— Read on letsqueerthingsup.com/2018/03/03/10-ways-to-reach-out-when-youre-struggling-with-your-mental-health/

I can be awkward as hell and tend to shy down when I can’t think of anything to say in an important moment, but if someone needs my help I’m down for any of these. And if it makes any difference to say this, my strength is #4. I can hands down do #4 any day of the week. And #5, with my handy Reminder app there to help me build that habit.

Self-Care for People Trying to Adult Good

This guide was meant specifically to help people with ADHD and ADD. While I don’t have either of those (as far as I know, I am increasingly less and less sure of anything about myself these days), some of the self-care tips struck me as Really Good Ideas. Halfway through reading it I stopped and downloaded the Grid Diary app. Sam’s examples of his own questions he’s set for himself to answer at the beginning and end of every day are, after some slight tweaking, a good reminder for me to be more mindful. Some of these are (tweaks included):

  • What are some strategies I can use to be effective and get shit done today?
  • What’s one way I can support my mental health today?
  • Am I worried about anything?

And one suggested by the app, which I decided to keep:

  • What problem did I encounter today? How did I solve the problem?

As Sam comments in there somewhere, these tips won’t be perfect for everyone but work for him as he spends a lot of time on his phone anyway. My partner, who most likely does have ADD, swears by bullet journals and didn’t seem as interested in this app as I am when I mentioned it — but then I’m more of a phone person, and any time I spend on my phone that’s not noodling away on Candy Crush Soda Saga or Solitaire Tri Peaks is probably a good thing.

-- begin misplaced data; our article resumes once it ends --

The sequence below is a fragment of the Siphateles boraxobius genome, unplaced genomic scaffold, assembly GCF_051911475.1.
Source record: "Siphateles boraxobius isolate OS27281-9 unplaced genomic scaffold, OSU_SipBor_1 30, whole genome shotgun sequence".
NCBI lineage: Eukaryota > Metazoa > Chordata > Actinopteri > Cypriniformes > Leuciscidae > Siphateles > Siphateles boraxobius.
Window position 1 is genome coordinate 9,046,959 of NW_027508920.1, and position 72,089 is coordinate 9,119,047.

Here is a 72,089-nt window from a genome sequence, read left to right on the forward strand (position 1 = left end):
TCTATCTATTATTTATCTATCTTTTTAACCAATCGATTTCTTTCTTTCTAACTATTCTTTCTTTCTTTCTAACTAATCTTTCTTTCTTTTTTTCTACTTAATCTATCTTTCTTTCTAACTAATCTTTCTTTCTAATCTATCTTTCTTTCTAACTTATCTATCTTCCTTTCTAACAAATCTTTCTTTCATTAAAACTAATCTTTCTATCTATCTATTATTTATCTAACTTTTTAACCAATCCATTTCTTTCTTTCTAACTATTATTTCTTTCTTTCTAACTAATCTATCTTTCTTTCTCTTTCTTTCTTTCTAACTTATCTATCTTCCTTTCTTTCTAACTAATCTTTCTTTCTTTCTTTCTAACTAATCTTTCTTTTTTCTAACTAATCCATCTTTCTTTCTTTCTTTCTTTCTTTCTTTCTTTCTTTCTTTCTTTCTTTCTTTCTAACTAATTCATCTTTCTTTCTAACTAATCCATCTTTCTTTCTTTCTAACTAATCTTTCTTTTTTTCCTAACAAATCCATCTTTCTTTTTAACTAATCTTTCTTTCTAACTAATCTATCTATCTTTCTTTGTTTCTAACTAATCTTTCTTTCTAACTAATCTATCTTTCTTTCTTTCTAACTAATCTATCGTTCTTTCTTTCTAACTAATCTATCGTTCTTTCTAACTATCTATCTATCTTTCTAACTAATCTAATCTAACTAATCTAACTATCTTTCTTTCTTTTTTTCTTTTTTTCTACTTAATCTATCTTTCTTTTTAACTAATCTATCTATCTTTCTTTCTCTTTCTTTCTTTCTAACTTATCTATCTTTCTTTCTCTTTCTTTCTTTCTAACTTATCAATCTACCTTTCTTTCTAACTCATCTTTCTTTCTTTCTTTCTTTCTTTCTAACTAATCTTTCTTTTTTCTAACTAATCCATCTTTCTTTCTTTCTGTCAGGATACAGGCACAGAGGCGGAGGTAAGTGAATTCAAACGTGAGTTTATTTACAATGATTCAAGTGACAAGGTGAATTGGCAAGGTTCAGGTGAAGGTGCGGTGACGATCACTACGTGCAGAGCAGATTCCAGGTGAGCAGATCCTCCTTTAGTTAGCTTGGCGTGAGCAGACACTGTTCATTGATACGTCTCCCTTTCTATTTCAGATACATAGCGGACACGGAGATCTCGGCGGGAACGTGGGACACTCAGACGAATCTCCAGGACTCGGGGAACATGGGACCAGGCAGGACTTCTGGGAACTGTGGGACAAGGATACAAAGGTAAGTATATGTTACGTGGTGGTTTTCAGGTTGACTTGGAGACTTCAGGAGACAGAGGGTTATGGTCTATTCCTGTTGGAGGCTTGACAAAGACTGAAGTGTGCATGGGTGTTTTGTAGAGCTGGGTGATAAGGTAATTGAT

That’s when I knew: I didn’t want to live like this anymore.

via ADHD Survival Guide: How I Stopped Procrastinating and Got My Sh!t Together — Let’s Queer Things Up!

Title Pending: National Novel Writing Month

This is not the first time I’ve attempted National Novel Writing Month. I made a vague attempt while still in high school, which probably peetered out after about a week, week and a half tops. Then there was the rest of high school, and college, and seeking gainful employment. I could never imagine finding the time. But this year it boiled down to the decision that I would make the time, and spending the two weeks leading up to Halloween world building and outlining.

 

I’m just barely making my word count for most days but it’s going pretty well so far and I feel confident… to a certain point. The outline I have only goes as far as about six chapters because I don’t know what happens in the middle of the book. Past that I’ll be relying on random word prompts from NaNoWriMo sprints on Twitter. I’m making peace with this by remembering something I was told in a Mindfulness and Meditation class about building a meditation practice: it’s hard, and if you fall short of what you set out to do it’s completely counter productive to beat yourself up about it.

Continue reading “Title Pending: National Novel Writing Month”